Bramptonians know how unseasonably hot it has been this fall. Now, it’s cooling down, and with that, the city will officially be resuming a bylaw that aims to protect tenants from cold weather.
The City of Brampton has announced that the Adequate Heat Bylaw will resume this Sunday, October 1.
You may or may not be aware that a bylaw exists in Brampton where, among other vital services, adequate and suitable heat must be provided by a landlord in rental accommodations in the colder months between September 15 and June 1 to a minimum of 20 degrees Celsius. There is no requirement of landlords to turn off air conditioning by a certain date.
Enforcement of the Adequate Heat Bylaw was temporarily suspended on September 22 due to forecasted unseasonably high temperatures.
- Police investigating reports of gunshots in Brampton
- SIU declines to press charges against Peel Police officer involved in high-profile shooting death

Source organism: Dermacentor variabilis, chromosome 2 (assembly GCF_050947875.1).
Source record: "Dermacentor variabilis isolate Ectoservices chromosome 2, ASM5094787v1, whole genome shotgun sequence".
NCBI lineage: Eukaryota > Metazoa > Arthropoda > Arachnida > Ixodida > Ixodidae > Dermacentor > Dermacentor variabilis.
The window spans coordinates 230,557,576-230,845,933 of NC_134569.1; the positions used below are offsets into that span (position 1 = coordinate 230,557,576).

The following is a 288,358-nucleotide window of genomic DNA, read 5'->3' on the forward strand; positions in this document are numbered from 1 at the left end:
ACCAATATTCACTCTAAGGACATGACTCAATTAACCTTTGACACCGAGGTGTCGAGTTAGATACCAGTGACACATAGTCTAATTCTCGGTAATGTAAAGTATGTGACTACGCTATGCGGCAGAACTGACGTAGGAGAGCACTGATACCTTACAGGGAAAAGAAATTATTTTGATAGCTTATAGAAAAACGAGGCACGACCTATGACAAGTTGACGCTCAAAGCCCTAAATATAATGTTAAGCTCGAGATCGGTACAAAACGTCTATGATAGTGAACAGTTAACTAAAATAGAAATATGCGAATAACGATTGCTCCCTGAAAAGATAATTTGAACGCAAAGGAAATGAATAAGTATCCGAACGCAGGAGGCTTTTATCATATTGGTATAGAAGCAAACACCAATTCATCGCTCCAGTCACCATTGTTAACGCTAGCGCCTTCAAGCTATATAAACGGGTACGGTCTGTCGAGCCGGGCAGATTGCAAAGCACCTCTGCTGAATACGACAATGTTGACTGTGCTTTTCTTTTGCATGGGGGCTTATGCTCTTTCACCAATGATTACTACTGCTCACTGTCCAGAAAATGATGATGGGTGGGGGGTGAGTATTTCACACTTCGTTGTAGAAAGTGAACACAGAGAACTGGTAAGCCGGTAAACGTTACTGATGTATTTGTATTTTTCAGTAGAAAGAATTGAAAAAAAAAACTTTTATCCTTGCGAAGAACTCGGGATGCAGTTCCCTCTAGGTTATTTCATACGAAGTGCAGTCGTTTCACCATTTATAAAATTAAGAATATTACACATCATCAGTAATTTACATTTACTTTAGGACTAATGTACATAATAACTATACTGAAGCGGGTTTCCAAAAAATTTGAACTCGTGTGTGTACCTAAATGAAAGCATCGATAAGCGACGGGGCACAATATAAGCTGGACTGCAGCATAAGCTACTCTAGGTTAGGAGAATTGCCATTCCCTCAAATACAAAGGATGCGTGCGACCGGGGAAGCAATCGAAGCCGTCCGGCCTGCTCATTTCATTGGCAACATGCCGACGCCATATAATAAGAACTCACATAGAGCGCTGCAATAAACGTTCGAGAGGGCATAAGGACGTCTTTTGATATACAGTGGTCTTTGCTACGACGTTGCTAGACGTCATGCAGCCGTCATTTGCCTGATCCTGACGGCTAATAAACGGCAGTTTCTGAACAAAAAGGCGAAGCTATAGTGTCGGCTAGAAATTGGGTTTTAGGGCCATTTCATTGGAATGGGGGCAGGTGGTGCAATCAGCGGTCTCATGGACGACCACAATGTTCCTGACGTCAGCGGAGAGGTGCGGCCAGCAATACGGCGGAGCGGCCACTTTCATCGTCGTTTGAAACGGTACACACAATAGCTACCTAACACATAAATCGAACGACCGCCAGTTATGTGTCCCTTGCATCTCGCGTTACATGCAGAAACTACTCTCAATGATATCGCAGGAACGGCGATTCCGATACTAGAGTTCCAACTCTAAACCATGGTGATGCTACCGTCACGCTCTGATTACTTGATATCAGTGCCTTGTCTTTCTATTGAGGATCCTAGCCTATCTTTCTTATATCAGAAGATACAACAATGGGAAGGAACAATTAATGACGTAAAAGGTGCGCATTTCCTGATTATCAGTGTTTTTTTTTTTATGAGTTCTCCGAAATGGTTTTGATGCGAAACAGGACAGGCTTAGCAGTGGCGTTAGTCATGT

- Tech startups can apply for financial support and get in front of industry partners with this opportunity
Earlier this week, there had been some talk about how this bylaw can have unintended consequences. More specifically, landlords were being implored to switch off their heat – even though it was past September 15 – because residents were saying that having the heat regulated inside and facing the heat outside was unbearable.
Here in Brampton, city councillors understood the situation as well, and voted to amend the bylaw. So, the bylaw did not have to be enforced even though it was after September 15.
“The safety of Brampton residents remains of the utmost importance to the City of Brampton. Landlords are asked to continue to exercise flexibility in regulating heat in their buildings, particularly during extreme weather,” said the City in a statement.
Basically, landlords should show understanding in keeping tenants comfortable.
You might be thinking that this bylaw seems outdated or unjust. Not to worry, the City will be putting the Adequate Heat Bylaw under further review for consideration by city councillors by April 2018.
The revision remains to be seen, but hopefully, it’ll combat unseasonable temperatures in the future.